NASA announced on December 10, 2018 that the Voyager 2 probe has reached interstellar space, making it the second human-made object to do so. Read more facts here.
- As of now, there are five artificial spacecrafts achieved the escape velocity that will allow them to leave the Solar System. These are Voyager-1, Voyager-2, New Horizons, Pioneer 10 and Pioneer 11.
- Voyager 1 was the first human-made object to leave our Solar System when it crossed into interstellar space in 2012.
- Voyager 2 became the second human-made object to cross into interstellar space in December 2018.
- New Horizons is still active and will eventually transition to the space between the stars.
- Pioneers 10 and 11 also have reached escape velocity, but both spacecraft have been inactive for many years.
- Pioneer – 11 was the first spacecraft to reach Saturn.
- It was launched in September 1977, flew past Jupiter in 1979 and Saturn in 1980, making a special close approach to Saturn’s moon Titan.
- The faint ring system of Jupiter was discovered by Voyager -1.
- The probe passed the heliosphere (the area of influence of sun) on 25 August 2012 to enter interstellar space and is still active.
- Voyager 1 will not approach another star for nearly 40,000 years, even though it is moving at such great speed. But it will be in orbit around the centre of our galaxy with all its stars for billions of years.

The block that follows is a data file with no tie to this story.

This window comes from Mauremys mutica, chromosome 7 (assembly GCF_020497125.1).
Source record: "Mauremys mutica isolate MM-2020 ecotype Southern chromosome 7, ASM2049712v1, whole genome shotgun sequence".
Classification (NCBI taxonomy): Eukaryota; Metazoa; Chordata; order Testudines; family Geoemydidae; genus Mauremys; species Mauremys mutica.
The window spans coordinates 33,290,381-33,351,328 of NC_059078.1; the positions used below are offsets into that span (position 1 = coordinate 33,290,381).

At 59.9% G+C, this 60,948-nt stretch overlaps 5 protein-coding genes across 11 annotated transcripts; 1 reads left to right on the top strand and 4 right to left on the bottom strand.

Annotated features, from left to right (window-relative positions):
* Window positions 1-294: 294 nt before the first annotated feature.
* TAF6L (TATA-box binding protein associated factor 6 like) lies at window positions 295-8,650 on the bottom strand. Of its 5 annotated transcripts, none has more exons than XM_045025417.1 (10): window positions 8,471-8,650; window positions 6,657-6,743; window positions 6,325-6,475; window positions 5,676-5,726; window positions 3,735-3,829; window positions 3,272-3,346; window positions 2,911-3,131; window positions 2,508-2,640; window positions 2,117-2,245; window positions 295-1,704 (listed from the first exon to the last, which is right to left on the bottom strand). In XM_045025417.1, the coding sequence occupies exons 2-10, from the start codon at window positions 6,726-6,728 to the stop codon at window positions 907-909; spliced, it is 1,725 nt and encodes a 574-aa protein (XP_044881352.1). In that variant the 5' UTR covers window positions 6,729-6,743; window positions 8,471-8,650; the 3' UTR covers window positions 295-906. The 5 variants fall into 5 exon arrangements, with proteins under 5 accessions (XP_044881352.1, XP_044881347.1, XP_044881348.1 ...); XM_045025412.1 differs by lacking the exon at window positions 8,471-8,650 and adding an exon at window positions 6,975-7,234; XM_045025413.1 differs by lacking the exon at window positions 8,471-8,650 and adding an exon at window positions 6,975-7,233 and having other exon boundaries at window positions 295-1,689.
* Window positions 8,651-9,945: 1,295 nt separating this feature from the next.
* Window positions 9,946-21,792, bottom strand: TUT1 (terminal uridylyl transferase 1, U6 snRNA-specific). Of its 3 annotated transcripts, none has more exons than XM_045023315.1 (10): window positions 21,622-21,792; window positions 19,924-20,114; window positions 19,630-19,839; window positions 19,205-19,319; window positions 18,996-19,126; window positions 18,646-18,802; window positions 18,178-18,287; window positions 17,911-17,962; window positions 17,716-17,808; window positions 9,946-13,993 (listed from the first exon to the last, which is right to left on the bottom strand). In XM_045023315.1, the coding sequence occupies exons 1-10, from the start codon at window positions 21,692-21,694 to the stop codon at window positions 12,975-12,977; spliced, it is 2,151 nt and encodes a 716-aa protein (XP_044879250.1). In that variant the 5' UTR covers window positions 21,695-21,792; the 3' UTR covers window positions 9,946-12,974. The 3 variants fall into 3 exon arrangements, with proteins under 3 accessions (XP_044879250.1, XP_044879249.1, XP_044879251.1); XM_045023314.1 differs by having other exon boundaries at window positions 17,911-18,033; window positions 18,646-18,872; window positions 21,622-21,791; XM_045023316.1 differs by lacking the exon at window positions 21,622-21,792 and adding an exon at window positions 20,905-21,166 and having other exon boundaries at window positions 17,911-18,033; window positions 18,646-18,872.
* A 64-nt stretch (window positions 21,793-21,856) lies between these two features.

VOYAGER – 2
- Voyager-2 is the only spacecraft to study all the four outer planets of solar system at close range.
- Voyager – 2 is the only spacecraft the visited Uranus and Neptune.
- It was launched in August 1977, flew past Jupiter in 1979, Saturn in 1981, Uranus in 1986, and Neptune in 1989.
- Voyager 2 left solar system and entered interstellar space on December 2018, making it second human made object to do so.
- The Primary mission of this spacecraft was to study Pluto and a secondary mission to fly by and study one or more other Kuiper belt objects (KBOs).
- Launched in 2006, the probe flew past Jupiter in 2007 and Pluto on 14 July 2015.
- It is currently headed towards a Kuiper belt object (486958) 2014 MU69 (nick named Ultima Thule).
- The flyby will occur in January 2019, which will make it the farthest object in the Solar System ever to be visited by a spacecraft.